BUT where some see pornography as being detrimental to broader societal standards about consent and intimacy, others believe it has a positive effect on the exploration of female sexuality.

American porn star Belle Knox recently argued that pornography empowers female workers and consumers.

"We as performers have rights to express ourselves and as long as everything is consensual and legal, then more power to everyone involved," Belle Knox writes.

"Whatever choice a woman is making and she is the one deciding to do - reclaiming the agency behind the decision to do, even if it is a degrading sexual act - is absolutely feminism. To me, feminism is about women not being shamed but rather being empowered.

"My fantasies in the bedroom are ONLY about what arouses me, which is completely unrelated to gender roles, feminism or my value and worth as a woman or human being."

However, Newcastle feminist blogger Shannon West says to exclude sexuality from the pornography debate in the name of feminism is dangerous.

"Sex-positive feminists and/or pro-porn, pro-kink people of all kinds have made this discussion solely about women's choice to engage with porn," she says.

"I would argue that the most important thing we could discuss when it comes to porn is those who consume it, and precisely what they want to consume, and why they consume it.

"Men weren't born wanting to watch women cry as multiple men have sex with them, wanting to hit women during sex and see women be hit during sex, seeking out more and more brutal and body punishing footage the longer they consume porn."

Newcastle sexologist Vanessa Thompson agrees that pornography consumption can become a "vicious cycle" that can create an insatiable sexual appetite in men.

"It can give the man unrealistic expectations of sex as most pornography fails to use foreplay, the men in pornography have bigger penises, which can make him feel bad, and the women tend to have louder, more intense and a greater number of orgasms which can make him feel like either he or his partner is not sexually adequate," she says.

"This in turn makes the pornography addict feel bad which leads him to use more pornography to make himself feel better and the vicious cycle continues."

Thompson sees an rising number of men in the Hunter region who are struggling with an addiction to pornography.

"With a pornography addiction a man typically requires more and more extreme types of pornography to get the same 'thrill' that he got when his addiction started . . . Their boundaries become blurred and they become more and more desensitised to sexual imagery."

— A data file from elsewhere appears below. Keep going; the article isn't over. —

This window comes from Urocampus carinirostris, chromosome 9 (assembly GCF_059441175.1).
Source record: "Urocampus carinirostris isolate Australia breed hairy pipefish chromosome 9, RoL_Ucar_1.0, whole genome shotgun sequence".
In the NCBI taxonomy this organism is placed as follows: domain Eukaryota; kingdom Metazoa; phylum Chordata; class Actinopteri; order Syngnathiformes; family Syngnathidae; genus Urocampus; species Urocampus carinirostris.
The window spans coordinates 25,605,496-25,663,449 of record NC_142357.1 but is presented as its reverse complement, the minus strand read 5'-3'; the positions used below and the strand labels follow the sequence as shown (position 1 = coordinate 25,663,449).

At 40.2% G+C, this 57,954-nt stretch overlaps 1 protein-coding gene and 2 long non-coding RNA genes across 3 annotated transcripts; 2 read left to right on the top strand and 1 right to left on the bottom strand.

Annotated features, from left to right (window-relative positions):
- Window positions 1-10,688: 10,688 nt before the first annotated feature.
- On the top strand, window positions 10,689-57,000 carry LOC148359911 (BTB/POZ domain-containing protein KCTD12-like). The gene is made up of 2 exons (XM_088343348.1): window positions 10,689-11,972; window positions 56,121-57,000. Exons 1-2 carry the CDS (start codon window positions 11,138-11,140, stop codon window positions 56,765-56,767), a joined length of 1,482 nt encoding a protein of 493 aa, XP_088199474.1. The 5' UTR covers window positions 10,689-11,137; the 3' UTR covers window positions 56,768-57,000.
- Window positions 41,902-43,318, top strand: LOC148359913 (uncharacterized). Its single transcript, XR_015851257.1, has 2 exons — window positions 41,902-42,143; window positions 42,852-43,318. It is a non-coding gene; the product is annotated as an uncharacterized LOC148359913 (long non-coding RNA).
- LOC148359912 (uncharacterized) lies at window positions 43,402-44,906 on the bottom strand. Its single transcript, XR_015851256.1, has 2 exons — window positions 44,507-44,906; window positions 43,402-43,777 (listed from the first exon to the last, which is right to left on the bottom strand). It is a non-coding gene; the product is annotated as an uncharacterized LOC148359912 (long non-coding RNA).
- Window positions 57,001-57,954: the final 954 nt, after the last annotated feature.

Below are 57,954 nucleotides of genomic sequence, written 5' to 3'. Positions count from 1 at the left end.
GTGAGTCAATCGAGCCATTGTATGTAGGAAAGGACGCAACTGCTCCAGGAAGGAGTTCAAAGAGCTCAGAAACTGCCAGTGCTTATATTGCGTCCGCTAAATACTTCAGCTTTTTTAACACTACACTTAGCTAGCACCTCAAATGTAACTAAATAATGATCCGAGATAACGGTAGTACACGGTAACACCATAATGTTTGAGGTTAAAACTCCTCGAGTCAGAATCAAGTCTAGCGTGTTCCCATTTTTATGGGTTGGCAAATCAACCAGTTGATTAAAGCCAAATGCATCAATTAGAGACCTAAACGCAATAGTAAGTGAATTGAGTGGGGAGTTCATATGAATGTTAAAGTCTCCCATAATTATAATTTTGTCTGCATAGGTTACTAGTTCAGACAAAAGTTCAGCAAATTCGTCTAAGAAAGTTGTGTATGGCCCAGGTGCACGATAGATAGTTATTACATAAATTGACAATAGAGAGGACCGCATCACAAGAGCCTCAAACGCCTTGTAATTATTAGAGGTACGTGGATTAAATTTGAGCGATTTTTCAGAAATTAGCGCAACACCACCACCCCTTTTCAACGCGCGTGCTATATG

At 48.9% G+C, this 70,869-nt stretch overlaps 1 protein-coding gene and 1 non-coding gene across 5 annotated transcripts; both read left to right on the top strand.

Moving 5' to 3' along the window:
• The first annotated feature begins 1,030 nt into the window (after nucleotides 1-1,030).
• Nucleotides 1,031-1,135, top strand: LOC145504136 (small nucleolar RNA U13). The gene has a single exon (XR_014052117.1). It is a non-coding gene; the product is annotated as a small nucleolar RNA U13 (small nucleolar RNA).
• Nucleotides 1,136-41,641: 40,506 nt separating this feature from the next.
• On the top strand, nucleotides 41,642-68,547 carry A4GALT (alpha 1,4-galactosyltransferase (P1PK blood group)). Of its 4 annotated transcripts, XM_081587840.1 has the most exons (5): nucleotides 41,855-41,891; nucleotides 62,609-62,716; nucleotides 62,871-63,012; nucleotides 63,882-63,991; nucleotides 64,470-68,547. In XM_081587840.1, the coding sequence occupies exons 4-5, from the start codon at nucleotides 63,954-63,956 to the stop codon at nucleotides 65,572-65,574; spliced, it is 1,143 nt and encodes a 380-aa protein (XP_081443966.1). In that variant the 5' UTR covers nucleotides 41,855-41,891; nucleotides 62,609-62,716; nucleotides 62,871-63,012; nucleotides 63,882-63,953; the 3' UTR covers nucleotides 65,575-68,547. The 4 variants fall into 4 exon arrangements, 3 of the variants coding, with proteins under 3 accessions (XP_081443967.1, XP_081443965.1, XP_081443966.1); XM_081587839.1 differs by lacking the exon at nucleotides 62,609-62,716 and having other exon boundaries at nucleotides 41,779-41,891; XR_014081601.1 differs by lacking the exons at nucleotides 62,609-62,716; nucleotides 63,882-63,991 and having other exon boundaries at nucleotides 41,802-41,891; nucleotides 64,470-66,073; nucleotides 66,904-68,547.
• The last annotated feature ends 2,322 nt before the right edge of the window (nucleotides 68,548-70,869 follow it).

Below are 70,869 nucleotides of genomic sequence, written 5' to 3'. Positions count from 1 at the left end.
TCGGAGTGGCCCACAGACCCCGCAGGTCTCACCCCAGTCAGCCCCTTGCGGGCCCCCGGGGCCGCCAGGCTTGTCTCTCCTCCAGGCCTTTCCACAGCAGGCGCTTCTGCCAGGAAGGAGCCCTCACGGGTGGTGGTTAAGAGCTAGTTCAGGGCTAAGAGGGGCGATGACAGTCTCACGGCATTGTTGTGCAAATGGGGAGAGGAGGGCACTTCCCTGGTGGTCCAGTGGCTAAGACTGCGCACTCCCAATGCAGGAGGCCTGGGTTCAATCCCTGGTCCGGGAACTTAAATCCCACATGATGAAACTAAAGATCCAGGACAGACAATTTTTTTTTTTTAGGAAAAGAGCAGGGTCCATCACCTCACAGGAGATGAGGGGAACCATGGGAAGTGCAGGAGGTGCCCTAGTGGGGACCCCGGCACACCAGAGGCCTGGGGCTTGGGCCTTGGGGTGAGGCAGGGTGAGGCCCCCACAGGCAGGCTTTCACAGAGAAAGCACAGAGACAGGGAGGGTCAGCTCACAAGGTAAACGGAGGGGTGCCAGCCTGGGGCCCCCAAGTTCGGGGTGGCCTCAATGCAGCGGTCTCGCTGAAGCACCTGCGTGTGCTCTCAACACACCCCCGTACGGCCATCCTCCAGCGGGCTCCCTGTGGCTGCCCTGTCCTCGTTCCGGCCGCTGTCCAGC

NEVERTHELESS, Thompson says the "casual use" of pornography can be enjoyable for couples to stimulate their sex life. "If a couple is able to see pornography for the fantasy it is and not let it impact on their expectations of sex, they may enjoy its use," she says.

Bourke Parsons, a pornography film director and producer based in Melbourne, agrees. He says it's important for users to remember that pornography is not supposed to be reflective of a normal sex life.

"Sex is done for the enjoyment of the people participating whereas porn is done for the enjoyment of the people watching. It is fantasy, whether it is filmed to look as realistic as possible or not, it will always be fantasy.

"Action films are not real life, drama shows are not real life, porn is not real life . . . Why is it some people think we can easily understand fantasy in one context but would struggle to understand it in another?"

Professor Dines argues understanding the distinction between pornography and "real life" is not as straight forward as Parsons says.

"What we do know from over 40 years of empirical research is that the more porn men consume, the more likely they are to believe the messages, ideologies and stories of porn," she says. "This is especially true of the younger consumers because they have no actual experience of sex outside of their viewing of porn."

Dines suggests the way forward is to "go after porn much like you go after other predatory industries such as big tobacco" in introducing mandatory regulation and a better environment for workers while improving sex education for young people.

"You regulate the industry and at the same time you develop a public health approach that educates people and develops consciousness as to the harms porn generates. This entails building coalitions between educators, medical experts, youth leaders, community activists, parents and anti-violence professionals."

"Only by creating a multi-pronged approach, can we begin to take down the porn industry."